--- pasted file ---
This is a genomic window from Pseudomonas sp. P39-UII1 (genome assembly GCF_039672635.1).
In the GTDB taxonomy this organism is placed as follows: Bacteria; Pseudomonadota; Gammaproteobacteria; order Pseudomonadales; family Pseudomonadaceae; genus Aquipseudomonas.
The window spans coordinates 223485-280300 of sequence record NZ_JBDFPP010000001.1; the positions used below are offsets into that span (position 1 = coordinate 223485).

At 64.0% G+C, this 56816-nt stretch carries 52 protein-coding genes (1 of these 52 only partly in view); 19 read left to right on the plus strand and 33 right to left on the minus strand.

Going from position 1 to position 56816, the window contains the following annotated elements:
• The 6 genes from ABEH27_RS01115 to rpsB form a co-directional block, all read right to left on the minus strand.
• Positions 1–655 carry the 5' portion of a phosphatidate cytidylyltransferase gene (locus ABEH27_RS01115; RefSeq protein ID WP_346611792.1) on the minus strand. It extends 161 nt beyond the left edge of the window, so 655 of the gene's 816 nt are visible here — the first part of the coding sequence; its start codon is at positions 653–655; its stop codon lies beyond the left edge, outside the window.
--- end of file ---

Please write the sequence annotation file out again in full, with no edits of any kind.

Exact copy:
This is a genomic window from Pseudomonas sp. P39-UII1 (genome assembly GCF_039672635.1).
In the GTDB taxonomy this organism is placed as follows: Bacteria; Pseudomonadota; Gammaproteobacteria; order Pseudomonadales; family Pseudomonadaceae; genus Aquipseudomonas.
The window spans coordinates 223485-280300 of sequence record NZ_JBDFPP010000001.1; the positions used below are offsets into that span (position 1 = coordinate 223485).

At 64.0% G+C, this 56816-nt stretch carries 52 protein-coding genes (1 of these 52 only partly in view); 19 read left to right on the plus strand and 33 right to left on the minus strand.

Going from position 1 to position 56816, the window contains the following annotated elements:
• The 6 genes from ABEH27_RS01115 to rpsB form a co-directional block, all read right to left on the minus strand.
• Positions 1–655 carry the 5' portion of a phosphatidate cytidylyltransferase gene (locus ABEH27_RS01115; RefSeq protein ID WP_346611792.1) on the minus strand. It extends 161 nt beyond the left edge of the window, so 655 of the gene's 816 nt are visible here — the first part of the coding sequence; its start codon is at positions 653–655; its stop codon lies beyond the left edge, outside the window.